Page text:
Criminal History Record Search

Terms are grouped alphabetically

A - C

Abstract: The “rap sheet” document summary of arrest and disposition data maintained in the records of the Central Repository.

Adult Correctional Facility: Any public or private facility, secure or non-secure, which is used for the lawful custody of accused or convicted adult criminal offenders.

Arrest Segment: The arrests element of a criminal history record accounts for the entry of the individual into the criminal justice system. An arrest is NOT a conviction.

Central Repository: The KBI is mandated by statute to be the single location in the state that maintains criminal history records for all offenders within the state of Kansas.

Computerized Criminal History (CCH): The database of adult and juvenile criminal history records maintained at the KBI Central Repository that consists of arrest and disposition elements. The disposition element of the offense consists of the prosecution, court and confinement elements.

Confinement: This portion of the disposition consists of information regarding the subject’s incarceration(s). This segment will not be included in the criminal history record unless the subject was sentenced to confinement or was paroled and later incarcerated for a parole violation.

Conviction: Dispositions in adult court including all please of guilty or Nolo Contendere, and all findings of guilt by a court or jury.

Counts: The number of incidents/instances of an offense.

Court Segments: This portion of the disposition of an adult criminal history record regarding the final outcome of the court case.

Crime Class Code: This code identified weather the offense is classified as a felony (F), misdemeanor (M), infraction (I), or is unclassified (U).

Criminal History Record Information (CHRI): Defined by K.S.A. 22-4701. CHRI is the record that includes individual identifiers and describes an individual’s arrests and dispositions. The information consists of felony and misdemeanor events that occurred only in Kansas. It does not include any arrests or dispositions that occurred in another state or under federal law.

D - J

Disposition: The disposition of an offense consists of the prosecution, court, and confinement segments.

Diversion: An agreement entered into by the subject and the prosecuting attorney whereby a criminal offense is not referred to court. The subject performs specified actions (such as payment of restitution, fine, community service, counseling, etc) to satisfy the prosecutor’s decision not to prosecute.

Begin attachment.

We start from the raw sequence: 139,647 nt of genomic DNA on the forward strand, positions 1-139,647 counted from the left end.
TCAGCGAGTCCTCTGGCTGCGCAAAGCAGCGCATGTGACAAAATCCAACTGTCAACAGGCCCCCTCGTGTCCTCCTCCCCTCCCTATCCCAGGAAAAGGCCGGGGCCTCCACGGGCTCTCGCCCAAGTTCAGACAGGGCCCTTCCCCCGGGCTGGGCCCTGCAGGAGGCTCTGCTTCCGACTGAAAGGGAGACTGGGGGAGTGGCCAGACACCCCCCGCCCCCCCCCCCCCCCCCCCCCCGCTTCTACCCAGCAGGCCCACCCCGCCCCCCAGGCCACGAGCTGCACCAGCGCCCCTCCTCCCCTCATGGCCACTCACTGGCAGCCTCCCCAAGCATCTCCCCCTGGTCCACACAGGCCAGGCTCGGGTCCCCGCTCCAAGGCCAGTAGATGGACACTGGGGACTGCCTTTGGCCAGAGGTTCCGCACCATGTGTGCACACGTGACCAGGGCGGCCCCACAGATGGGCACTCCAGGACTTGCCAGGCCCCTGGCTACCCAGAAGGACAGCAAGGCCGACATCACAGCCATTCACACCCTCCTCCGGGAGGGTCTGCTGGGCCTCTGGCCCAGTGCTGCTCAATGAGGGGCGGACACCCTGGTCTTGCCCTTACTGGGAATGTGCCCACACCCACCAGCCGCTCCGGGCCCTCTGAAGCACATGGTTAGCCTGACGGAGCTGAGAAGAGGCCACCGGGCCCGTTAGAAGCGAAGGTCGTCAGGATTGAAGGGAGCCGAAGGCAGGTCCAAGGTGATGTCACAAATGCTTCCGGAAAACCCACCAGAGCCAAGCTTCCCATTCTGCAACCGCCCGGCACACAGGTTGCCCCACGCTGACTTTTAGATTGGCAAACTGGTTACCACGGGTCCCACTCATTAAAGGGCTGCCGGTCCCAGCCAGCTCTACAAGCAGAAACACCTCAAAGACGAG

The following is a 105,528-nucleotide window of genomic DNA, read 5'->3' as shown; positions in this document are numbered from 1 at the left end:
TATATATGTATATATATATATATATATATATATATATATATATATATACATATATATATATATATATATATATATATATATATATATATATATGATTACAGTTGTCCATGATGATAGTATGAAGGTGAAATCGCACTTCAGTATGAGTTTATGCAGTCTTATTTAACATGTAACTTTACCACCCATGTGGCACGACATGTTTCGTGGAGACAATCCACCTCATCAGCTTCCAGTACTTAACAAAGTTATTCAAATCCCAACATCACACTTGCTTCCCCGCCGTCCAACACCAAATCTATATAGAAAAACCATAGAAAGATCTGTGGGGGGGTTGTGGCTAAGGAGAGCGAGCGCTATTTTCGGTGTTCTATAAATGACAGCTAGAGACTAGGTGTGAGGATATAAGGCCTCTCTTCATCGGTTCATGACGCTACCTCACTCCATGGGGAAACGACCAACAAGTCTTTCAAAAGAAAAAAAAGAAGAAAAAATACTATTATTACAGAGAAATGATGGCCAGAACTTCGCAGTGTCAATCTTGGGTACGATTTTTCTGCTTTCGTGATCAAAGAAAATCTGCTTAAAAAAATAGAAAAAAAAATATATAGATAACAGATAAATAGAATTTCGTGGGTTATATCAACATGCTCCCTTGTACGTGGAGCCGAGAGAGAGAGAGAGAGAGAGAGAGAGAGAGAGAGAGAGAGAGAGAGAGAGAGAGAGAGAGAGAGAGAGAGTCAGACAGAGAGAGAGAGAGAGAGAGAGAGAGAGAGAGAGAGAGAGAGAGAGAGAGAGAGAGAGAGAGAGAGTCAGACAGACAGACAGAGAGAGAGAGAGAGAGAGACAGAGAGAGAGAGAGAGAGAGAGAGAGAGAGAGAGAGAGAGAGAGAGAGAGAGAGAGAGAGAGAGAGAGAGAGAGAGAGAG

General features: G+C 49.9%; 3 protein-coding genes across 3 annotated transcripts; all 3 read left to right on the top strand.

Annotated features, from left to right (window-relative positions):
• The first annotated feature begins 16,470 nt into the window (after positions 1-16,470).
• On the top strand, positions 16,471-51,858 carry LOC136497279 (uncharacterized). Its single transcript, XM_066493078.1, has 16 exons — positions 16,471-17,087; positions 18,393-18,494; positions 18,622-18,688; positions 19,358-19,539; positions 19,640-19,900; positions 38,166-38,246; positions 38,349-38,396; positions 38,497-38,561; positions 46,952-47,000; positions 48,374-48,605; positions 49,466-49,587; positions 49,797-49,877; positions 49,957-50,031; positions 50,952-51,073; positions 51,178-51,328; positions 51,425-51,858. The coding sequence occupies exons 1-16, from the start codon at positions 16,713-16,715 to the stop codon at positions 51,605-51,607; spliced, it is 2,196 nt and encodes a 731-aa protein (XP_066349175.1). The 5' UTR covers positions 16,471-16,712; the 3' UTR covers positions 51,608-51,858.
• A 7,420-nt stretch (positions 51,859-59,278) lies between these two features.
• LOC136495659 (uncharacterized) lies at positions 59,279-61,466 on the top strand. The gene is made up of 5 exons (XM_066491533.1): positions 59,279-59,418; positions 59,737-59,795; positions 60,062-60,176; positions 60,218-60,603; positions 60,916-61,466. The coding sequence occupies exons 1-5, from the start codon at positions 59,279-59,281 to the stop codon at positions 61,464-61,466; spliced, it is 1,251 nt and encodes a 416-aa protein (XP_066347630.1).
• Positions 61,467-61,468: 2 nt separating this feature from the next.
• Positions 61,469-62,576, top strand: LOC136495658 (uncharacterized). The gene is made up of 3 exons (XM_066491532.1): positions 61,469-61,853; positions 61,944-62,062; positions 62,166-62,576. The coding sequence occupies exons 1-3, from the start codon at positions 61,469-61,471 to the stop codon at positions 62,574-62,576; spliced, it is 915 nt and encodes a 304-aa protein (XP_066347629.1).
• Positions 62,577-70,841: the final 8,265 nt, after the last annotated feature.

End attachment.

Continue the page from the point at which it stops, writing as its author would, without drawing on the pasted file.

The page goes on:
Expungement: The court-ordered removal of a conviction from an individual’s criminal history record. Under most circumstances, that conviction is not releasable and is unavailable to persons otherwise entitled to access central repository records. However, the conviction is still maintained within the CCH, and is released to certain agencies entitled to receive such data by state statute.

Felony Severity Code: This code portrays the severity level of felonies as established by the Legislature for sentence guideline requirements. There are ten levels, with 1 being the most severe and 10 the least severe.

Handled as an Adult: This refers to the processing of a juvenile 14-17 years of age through adult court for traffic offenses as per K.S.A. 38-2302(n)(1), or a juvenile 16-17 years of age for fish and game violations as per K.S.A. 38-2302(n)(2).

Jail: The adult lockup facility which is separated from juvenile offender housing and processing.

Journal Entry: The document used to record the disposition of a court case. The Journal Entry form is the basis for the court segment of the criminal history record.

Juvenile: A person 10 or more years of age but less than 18 years of age. By definition, a person younger than 10 is a child, not a juvenile.

Juvenile Offender: A person who does an act while a juvenile which if done by an adult would constitute the commission of a felony or misdemeanor offense.